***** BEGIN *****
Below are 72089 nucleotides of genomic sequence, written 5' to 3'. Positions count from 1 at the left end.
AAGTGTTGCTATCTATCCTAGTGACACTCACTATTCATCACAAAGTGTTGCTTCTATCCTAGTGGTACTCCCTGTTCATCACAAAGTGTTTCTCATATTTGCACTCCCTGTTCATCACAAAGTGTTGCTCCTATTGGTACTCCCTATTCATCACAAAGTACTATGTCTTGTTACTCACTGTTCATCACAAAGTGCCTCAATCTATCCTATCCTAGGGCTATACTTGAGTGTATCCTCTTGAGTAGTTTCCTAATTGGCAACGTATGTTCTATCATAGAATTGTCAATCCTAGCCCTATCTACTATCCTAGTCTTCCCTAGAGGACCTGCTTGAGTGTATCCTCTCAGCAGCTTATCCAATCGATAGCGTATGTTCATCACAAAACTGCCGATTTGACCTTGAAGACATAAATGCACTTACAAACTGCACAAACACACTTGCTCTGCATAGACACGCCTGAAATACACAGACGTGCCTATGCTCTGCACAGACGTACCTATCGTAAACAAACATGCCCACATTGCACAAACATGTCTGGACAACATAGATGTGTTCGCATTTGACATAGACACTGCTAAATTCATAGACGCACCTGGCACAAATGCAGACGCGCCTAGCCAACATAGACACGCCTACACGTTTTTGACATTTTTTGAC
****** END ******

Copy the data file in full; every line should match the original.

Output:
Below are 72089 nucleotides of genomic sequence, written 5' to 3'. Positions count from 1 at the left end.
AAGTGTTGCTATCTATCCTAGTGACACTCACTATTCATCACAAAGTGTTGCTTCTATCCTAGTGGTACTCCCTGTTCATCACAAAGTGTTTCTCATATTTGCACTCCCTGTTCATCACAAAGTGTTGCTCCTATTGGTACTCCCTATTCATCACAAAGTACTATGTCTTGTTACTCACTGTTCATCACAAAGTGCCTCAATCTATCCTATCCTAGGGCTATACTTGAGTGTATCCTCTTGAGTAGTTTCCTAATTGGCAACGTATGTTCTATCATAGAATTGTCAATCCTAGCCCTATCTACTATCCTAGTCTTCCCTAGAGGACCTGCTTGAGTGTATCCTCTCAGCAGCTTATCCAATCGATAGCGTATGTTCATCACAAAACTGCCGATTTGACCTTGAAGACATAAATGCACTTACAAACTGCACAAACACACTTGCTCTGCATAGACACGCCTGAAATACACAGACGTGCCTATGCTCTGCACAGACGTACCTATCGTAAACAAACATGCCCACATTGCACAAACATGTCTGGACAACATAGATGTGTTCGCATTTGACATAGACACTGCTAAATTCATAGACGCACCTGGCACAAATGCAGACGCGCCTAGCCAACATAGACACGCCTACACGTTTTTGACATTTTTTGAC